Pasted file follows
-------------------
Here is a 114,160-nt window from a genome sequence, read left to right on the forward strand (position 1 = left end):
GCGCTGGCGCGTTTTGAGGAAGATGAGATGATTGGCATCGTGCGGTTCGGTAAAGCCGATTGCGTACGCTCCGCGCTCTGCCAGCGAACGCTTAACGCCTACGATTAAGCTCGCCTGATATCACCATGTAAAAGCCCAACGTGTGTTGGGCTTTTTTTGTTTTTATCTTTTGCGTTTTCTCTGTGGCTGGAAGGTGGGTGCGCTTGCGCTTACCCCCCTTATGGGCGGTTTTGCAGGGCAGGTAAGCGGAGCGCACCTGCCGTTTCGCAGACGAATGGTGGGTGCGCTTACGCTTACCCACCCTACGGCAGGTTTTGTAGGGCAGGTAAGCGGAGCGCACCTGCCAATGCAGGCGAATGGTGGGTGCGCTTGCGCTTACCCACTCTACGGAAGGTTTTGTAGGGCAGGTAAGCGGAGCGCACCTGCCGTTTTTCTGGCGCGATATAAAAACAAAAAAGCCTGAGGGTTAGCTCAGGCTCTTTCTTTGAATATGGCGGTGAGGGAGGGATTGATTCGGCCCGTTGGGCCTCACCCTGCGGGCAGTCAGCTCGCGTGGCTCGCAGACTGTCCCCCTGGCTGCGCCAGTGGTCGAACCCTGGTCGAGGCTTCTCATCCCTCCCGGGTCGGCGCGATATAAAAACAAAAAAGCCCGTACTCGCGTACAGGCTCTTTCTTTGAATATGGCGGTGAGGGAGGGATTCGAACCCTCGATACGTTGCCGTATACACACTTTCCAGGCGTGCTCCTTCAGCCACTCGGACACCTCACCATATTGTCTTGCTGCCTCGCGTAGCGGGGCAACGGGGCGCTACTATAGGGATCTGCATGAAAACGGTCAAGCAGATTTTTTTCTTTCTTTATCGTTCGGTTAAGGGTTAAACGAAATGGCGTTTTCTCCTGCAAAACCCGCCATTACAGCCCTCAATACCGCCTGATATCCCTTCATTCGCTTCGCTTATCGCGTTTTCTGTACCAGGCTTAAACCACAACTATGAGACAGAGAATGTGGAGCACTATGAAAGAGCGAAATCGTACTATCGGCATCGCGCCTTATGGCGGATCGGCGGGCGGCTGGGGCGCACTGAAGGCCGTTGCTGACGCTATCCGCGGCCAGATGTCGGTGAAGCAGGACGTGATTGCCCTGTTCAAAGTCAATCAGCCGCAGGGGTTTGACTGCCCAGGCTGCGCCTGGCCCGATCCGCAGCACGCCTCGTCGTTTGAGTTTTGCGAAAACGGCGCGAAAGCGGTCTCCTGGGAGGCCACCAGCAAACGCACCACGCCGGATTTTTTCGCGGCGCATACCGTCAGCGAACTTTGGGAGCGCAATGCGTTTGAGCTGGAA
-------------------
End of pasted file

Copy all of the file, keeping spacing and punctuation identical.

Here is a 114,160-nt window from a genome sequence, read left to right on the forward strand (position 1 = left end):
GCGCTGGCGCGTTTTGAGGAAGATGAGATGATTGGCATCGTGCGGTTCGGTAAAGCCGATTGCGTACGCTCCGCGCTCTGCCAGCGAACGCTTAACGCCTACGATTAAGCTCGCCTGATATCACCATGTAAAAGCCCAACGTGTGTTGGGCTTTTTTTGTTTTTATCTTTTGCGTTTTCTCTGTGGCTGGAAGGTGGGTGCGCTTGCGCTTACCCCCCTTATGGGCGGTTTTGCAGGGCAGGTAAGCGGAGCGCACCTGCCGTTTCGCAGACGAATGGTGGGTGCGCTTACGCTTACCCACCCTACGGCAGGTTTTGTAGGGCAGGTAAGCGGAGCGCACCTGCCAATGCAGGCGAATGGTGGGTGCGCTTGCGCTTACCCACTCTACGGAAGGTTTTGTAGGGCAGGTAAGCGGAGCGCACCTGCCGTTTTTCTGGCGCGATATAAAAACAAAAAAGCCTGAGGGTTAGCTCAGGCTCTTTCTTTGAATATGGCGGTGAGGGAGGGATTGATTCGGCCCGTTGGGCCTCACCCTGCGGGCAGTCAGCTCGCGTGGCTCGCAGACTGTCCCCCTGGCTGCGCCAGTGGTCGAACCCTGGTCGAGGCTTCTCATCCCTCCCGGGTCGGCGCGATATAAAAACAAAAAAGCCCGTACTCGCGTACAGGCTCTTTCTTTGAATATGGCGGTGAGGGAGGGATTCGAACCCTCGATACGTTGCCGTATACACACTTTCCAGGCGTGCTCCTTCAGCCACTCGGACACCTCACCATATTGTCTTGCTGCCTCGCGTAGCGGGGCAACGGGGCGCTACTATAGGGATCTGCATGAAAACGGTCAAGCAGATTTTTTTCTTTCTTTATCGTTCGGTTAAGGGTTAAACGAAATGGCGTTTTCTCCTGCAAAACCCGCCATTACAGCCCTCAATACCGCCTGATATCCCTTCATTCGCTTCGCTTATCGCGTTTTCTGTACCAGGCTTAAACCACAACTATGAGACAGAGAATGTGGAGCACTATGAAAGAGCGAAATCGTACTATCGGCATCGCGCCTTATGGCGGATCGGCGGGCGGCTGGGGCGCACTGAAGGCCGTTGCTGACGCTATCCGCGGCCAGATGTCGGTGAAGCAGGACGTGATTGCCCTGTTCAAAGTCAATCAGCCGCAGGGGTTTGACTGCCCAGGCTGCGCCTGGCCCGATCCGCAGCACGCCTCGTCGTTTGAGTTTTGCGAAAACGGCGCGAAAGCGGTCTCCTGGGAGGCCACCAGCAAACGCACCACGCCGGATTTTTTCGCGGCGCATACCGTCAGCGAACTTTGGGAGCGCAATGCGTTTGAGCTGGAA